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The Red Shield has evolved into an internationally recognised symbol of The Salvation Army’s caring work in the community. In fact, research reveals that The Salvation Army Red Shield Appeal has almost total recognition among the Australian public, achieving 92% aided awareness.*
Read the story of the Red Shield and how it evolved from a simple badge worn by Salvationists to a symbol of The Salvation Army’s legendary war-time service, the name of its high-profile annual fundraising appeal, and one of this nation’s most recognised logos.
- The shield in the early days
- The shield as symbol of service
- Red Shield Defence Services
- Colours of the shield
- Red Shield Appeal
Metal shields were worn as badges and brooches by Salvation Army members from the Army’s earliest days in London during the 1880s. In fact, the first Orders and Regulations for Field Officers, 1886, encouraged every soldier to wear uniform, “even if it be but the wearing of a shield”, so that they could be identified as Salvationists.
The badges/ brooches worn by Salvation Army church members were white metal (or silver for the more affluent) and around 40 mm in size with the words “Salvation Army” pierced on to them. For officers the badge was a similar shield, but with letters and borders in crimson red enamel. It was the same in pattern internationally, with only the language of wording being different.
The shield originally came into broader use as a sign associated with The Salvation Army’s caring work during World War One (WWI).
It is documented that Colonel Walter Peacock of The Salvation Army introduced the Red Shield as a sign outside a welfare hut for Canadian servicemen in France during the War. British, Australian and American members of The Salvation Army soon followed in the use of the shield. Indeed, after the war, Colonel Peacock even organised an appeal to help repatriated soldiers under the banner of the Red Shield - a precursor to the Red Shield Appeal!
A picture of a hut with a shield sign appeared in The Salvation Army War Cry on 25 December, 1915 (p.1), and an article on 'Homes and Huts for Soldiers and Sailors' appeared on 1 July, 1917 (p.1). It read: “The Salvation Army shield has become one of the best known and most prominent signs in the military training camps in this country [Britain] and in the various overseas dominions, as well as among the troops in France.”
The naming of The Salvation Army's Red Shield Defence Services followed on from the prominence of the Red Shield during war-time service.
At the end of WWI, a Deed Poll signed by the world leader of The Salvation Army at the time, General Bramwell Booth on 27 January 1919, declared that The Salvation Army's Naval and Military Homes would in future be known as ‘The Salvation Army Red Shield Homes, or Clubs'. However, in The Salvation Army’s British Territory, the name did not actually change until after April 1947 when the Naval, Military and Air Force League was renamed the Red Shield Services League, and the Naval and Military Homes became known as 'Red Shield Services League Hostels'.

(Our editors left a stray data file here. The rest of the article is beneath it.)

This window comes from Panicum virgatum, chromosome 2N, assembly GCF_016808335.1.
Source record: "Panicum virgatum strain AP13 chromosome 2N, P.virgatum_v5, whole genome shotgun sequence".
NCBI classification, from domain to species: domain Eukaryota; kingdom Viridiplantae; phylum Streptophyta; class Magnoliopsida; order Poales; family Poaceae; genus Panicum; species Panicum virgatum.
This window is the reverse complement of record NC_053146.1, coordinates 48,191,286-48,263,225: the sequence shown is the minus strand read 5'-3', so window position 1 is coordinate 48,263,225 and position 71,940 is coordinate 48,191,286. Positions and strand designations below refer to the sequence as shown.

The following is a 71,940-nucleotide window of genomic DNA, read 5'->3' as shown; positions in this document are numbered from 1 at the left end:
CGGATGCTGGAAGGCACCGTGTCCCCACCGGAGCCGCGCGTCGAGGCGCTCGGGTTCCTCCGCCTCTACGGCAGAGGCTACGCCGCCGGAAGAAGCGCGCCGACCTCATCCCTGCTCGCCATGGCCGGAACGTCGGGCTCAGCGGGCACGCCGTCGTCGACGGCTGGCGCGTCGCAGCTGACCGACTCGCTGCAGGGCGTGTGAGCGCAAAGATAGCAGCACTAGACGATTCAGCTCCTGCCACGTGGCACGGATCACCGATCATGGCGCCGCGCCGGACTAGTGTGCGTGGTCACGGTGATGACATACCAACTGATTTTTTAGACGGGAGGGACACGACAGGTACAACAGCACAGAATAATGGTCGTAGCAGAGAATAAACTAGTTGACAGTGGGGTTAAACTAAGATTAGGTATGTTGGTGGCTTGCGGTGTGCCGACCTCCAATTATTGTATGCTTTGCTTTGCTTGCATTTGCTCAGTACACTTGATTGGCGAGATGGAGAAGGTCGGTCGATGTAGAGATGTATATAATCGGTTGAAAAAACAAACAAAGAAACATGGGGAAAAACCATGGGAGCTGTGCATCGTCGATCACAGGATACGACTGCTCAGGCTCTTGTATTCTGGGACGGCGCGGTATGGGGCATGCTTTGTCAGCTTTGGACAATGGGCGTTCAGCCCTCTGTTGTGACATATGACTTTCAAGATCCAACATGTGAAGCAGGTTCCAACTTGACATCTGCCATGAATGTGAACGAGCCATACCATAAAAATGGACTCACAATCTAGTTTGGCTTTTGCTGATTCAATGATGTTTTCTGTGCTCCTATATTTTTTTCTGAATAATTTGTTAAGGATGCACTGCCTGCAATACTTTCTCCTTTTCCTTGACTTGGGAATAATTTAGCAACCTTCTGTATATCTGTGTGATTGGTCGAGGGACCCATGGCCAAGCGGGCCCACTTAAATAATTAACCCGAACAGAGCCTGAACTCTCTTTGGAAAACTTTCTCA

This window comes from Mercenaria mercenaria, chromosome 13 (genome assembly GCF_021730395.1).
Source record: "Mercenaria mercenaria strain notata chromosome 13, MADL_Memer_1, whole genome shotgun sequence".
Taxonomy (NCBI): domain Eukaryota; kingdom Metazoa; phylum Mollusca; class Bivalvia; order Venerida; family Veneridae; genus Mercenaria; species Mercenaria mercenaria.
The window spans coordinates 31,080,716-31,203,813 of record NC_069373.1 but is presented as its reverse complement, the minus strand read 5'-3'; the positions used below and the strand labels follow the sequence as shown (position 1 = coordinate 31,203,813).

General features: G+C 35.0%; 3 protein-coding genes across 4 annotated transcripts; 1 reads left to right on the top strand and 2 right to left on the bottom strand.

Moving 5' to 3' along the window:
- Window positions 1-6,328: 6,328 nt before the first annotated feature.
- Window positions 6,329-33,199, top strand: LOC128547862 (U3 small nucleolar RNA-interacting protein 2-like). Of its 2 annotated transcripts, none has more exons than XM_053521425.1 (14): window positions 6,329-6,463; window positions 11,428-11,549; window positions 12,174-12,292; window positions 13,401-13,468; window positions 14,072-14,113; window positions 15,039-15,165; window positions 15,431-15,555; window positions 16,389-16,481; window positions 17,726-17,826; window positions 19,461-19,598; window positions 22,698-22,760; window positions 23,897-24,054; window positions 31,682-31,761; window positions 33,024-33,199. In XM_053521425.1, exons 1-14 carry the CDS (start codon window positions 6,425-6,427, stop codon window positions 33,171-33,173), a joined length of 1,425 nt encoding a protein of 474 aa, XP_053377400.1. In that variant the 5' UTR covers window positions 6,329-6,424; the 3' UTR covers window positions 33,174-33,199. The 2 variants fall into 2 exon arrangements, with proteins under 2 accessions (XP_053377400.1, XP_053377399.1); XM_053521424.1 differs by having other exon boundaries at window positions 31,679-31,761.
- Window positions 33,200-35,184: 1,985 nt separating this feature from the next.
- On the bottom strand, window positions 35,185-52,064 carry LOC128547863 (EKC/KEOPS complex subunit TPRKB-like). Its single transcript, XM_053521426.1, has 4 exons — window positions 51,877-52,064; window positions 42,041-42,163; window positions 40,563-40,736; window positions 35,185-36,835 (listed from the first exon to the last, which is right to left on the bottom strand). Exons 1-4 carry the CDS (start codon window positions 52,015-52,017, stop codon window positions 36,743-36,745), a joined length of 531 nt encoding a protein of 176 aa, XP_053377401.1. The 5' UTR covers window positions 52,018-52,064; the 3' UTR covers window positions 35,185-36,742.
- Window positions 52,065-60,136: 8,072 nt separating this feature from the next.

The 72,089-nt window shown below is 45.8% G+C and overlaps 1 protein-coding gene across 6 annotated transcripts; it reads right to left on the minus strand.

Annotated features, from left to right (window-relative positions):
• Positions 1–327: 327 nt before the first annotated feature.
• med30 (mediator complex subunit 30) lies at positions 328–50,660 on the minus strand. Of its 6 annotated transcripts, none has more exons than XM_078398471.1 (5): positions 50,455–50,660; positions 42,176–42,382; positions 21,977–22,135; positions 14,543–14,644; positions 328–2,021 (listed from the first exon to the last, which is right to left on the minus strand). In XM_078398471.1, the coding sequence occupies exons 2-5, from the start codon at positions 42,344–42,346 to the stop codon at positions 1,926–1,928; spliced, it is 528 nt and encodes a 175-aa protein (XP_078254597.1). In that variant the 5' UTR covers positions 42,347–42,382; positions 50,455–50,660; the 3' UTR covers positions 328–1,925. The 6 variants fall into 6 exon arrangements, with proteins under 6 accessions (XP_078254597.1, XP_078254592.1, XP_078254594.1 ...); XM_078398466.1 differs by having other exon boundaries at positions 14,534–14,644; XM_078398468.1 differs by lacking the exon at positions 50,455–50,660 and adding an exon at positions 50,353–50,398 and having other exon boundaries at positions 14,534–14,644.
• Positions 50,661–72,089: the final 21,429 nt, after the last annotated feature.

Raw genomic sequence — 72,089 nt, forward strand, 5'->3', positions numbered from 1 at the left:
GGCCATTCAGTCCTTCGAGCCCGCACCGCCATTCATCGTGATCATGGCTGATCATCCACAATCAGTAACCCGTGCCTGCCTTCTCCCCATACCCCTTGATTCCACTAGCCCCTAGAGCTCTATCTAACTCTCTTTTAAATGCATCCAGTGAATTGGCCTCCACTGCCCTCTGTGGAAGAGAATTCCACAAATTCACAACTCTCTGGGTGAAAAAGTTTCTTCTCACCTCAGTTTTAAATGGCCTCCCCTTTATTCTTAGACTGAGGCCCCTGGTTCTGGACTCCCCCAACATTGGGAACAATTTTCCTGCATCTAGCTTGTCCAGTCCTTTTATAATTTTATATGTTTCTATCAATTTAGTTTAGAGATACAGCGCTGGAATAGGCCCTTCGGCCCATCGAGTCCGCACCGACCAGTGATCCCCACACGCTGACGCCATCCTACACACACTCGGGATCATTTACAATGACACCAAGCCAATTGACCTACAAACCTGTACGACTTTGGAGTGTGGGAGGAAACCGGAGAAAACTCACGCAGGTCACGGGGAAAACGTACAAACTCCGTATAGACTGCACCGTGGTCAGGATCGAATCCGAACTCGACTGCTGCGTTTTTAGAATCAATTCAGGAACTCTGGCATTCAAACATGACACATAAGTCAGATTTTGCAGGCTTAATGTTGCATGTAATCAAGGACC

After the end of World War Two, The Salvation Army War Emergencies Department was renamed the British Red Shield Services Department in September 1945. Today, in Australia, this is known as Red Shield Defence Services.
The colours used on the shield have evolved from the early white or metal badges with pierced lettering worn by soldiers, and red enamel lettering and borders worn by officers, into the red background with white lettering and border used today.
The Salvation Army’s All the World magazine of July 1917 provides a description of the shield signage used in war time, “It is a large shield on enamelled sheet iron with a blood red background”. This may be where the red background began to appear; however, all the pictorial evidence indicates that at that time the sign still had red lettering on a white shield, with a red surround.
It is not clear when the design changed to white lettering on a red background. We have illustrations of several different shields in use towards the end of WWI, or immediately after the War, but they are difficult to date precisely.
Today, the Red Shield logo as used on signage, printed materials and fundraising appeals has white lettering and border on red background. The shield usually has gold lettering and border when used as part of a Salvationist’s uniform on the cap or collar badges.
Because the Red Shield emblem came to represent The Salvation Army’s reputation for being at the frontline of need, the Red Shield was incorporated into the name of The Salvation Army’s annual fundraising drive in Australia, the Red Shield Appeal.
Read a detailed history of The Salvation Army Red Shield Appeal and how it evolved. Download Word document.
* June 2001 Newspoll study for The Salvation Army